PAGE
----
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The Independent Student Newspaper of St. John's University

The Torch

The Independent Student Newspaper of St. John's University

The Torch

Web of Lies: Sony’s Latest Superhero Blunder

A Hollywood production or an iMovie creation?
Photo Courtesy / YouTube Sony Pictures Entertainment

“Madame Web,” released Feb. 14, is the latest installment in the Spider-Verse series and the most unsuccessful. Featuring subpar acting and elementary level dialogue, the newest Sony film proved to be an extreme disappointment.

One of the most notable failures of this film was the sound dubbing of actor Tahar Rahim, who played villain Ezekiel Sims. From the first instance of Rahim speaking, there was clearly something off with the timing of the conversations — it looked as if the original dialogue was in a foreign language with an English voiceover. 

This was due to the use of ADR, or Automated Dialogue Replacement, to ineffectively cover up issues with the original sound in filming. On several occasions, it appeared as if Rahim was delivering lines out of thin air and his voice sounded extremely far away. Laughable and lazy, the use of ADR in this film was a careless replacement for reshooting scenes.

Almost as bad as the sound, the cinematography rivaled that of a CapCut edit. With unnecessary zoom-ins and back and forth shots, the film felt like a choppy merge of iPhone filmed clips. 

The special effects were jarring and unimpressive compared to previous superhero films. In demonstrating Madame Web’s powers, producers could have given viewers whiplash trying to understand and follow the direction of these effects. Overwhelming and chaotic, there should have been a warning for the flashing lights and unstable camera work with her transformation scenes. 

Though every superhero movie is not based on reality, “Madame Web” requires an extreme suspension of disbelief from the audience, to the point where the supernatural elements were not the only hard to believe events. Dakota Johnson embarks on a solo adventure towards the end of the film, and it is this use of deus ex machina that sloppily ties the film up with a loose knot. Too easy and horribly predictable, there is no real conflict that leaves viewers on the edge of their seats.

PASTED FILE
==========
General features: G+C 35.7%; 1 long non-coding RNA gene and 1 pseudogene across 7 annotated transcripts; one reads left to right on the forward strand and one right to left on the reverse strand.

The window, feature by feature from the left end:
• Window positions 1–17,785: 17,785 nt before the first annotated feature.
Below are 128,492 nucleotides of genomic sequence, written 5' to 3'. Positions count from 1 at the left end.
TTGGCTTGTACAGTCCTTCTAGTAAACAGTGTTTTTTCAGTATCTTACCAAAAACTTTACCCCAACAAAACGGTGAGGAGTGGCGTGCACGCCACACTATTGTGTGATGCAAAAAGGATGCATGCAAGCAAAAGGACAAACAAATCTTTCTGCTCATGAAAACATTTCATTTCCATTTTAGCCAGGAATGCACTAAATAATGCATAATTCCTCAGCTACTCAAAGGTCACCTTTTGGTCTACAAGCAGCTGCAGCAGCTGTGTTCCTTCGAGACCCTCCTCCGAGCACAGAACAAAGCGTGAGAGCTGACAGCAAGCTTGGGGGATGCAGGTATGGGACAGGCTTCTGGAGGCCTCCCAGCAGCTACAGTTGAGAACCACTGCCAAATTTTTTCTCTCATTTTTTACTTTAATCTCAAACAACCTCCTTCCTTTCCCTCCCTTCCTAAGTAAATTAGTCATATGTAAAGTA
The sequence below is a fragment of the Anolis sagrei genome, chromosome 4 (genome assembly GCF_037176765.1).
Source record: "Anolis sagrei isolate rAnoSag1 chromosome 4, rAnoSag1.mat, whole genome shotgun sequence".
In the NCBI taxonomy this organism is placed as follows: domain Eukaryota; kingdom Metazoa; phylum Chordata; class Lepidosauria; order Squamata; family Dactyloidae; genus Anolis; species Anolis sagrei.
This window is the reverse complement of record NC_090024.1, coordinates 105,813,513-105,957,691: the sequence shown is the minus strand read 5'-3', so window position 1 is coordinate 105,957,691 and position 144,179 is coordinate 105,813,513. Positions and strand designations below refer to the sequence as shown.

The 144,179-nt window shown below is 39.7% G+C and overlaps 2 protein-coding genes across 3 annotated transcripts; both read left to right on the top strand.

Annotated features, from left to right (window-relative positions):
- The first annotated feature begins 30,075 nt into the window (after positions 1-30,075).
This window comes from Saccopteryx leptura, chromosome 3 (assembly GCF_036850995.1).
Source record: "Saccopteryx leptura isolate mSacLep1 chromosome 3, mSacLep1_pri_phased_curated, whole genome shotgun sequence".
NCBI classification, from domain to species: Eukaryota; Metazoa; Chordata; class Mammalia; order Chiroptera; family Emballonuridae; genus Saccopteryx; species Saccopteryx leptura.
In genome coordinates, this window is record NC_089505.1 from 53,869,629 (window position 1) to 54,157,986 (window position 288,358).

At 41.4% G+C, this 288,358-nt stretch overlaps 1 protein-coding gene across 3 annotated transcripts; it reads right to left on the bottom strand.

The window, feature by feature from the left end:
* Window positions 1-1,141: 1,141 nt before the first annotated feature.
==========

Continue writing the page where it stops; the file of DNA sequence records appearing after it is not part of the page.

As Madame Web, Johnson also develops powers that are ill-represented and difficult to follow as the film continues. She displays no clear “revelation” of her capabilities aside from a rushed side quest in Peru. Even the dialogue being spoken by Johnson about her character’s “growth” is half-hearted and extremely cliched.

There are many internet theories about Johnson being so embarrassed by the outcome of her film that she took the lengths to fire her entire talent agency. Though these are just rumors, it has certainly been inferred on the press tour that the “Madame Web” heroine is not happy, or even knowledgeable, about her role in the film.

In an interview during her press tour, Johnson stated:

“I’ve never really done a movie where you are on a blue screen, and there’s fake explosions going off, and someone’s going, ‘Explosion!’ and you act like there’s an explosion. That to me was absolutely psychotic. I was like, ‘I don’t know if this is going to be good at all! I hope that I did an okay job!’”

She claimed to have not even watched the film, although this is a tactic many actors pursue when they are uncertain with their performance. This leads us to question if Johnson was grossly misled on what this film would end up looking like.

Either way, it proved to be a blunder among both fans and the box offices.

Despite the obvious issues with the film, it can still be considered a good “bad” movie that fans of the Spider-Verse can at least enjoy laughing at. Captivating, although cliche, “Madame Web” is a must see in spite of, and perhaps because of, its faults.

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About the Contributor
Olivia Rainson, Features Editor & Social Media Manager
Olivia Rainson is a senior English major and creative writing minor serving as the Features Editor and Social Media Manager. She also works at the University Writing Center and is on the editorial board of the Intersections Literary Magazine. Olivia has been with The Torch since the beginning of her sophomore year, and when she isn’t writing, you can find her reading with an iced coffee. Olivia can be reached at [email protected] and [email protected]
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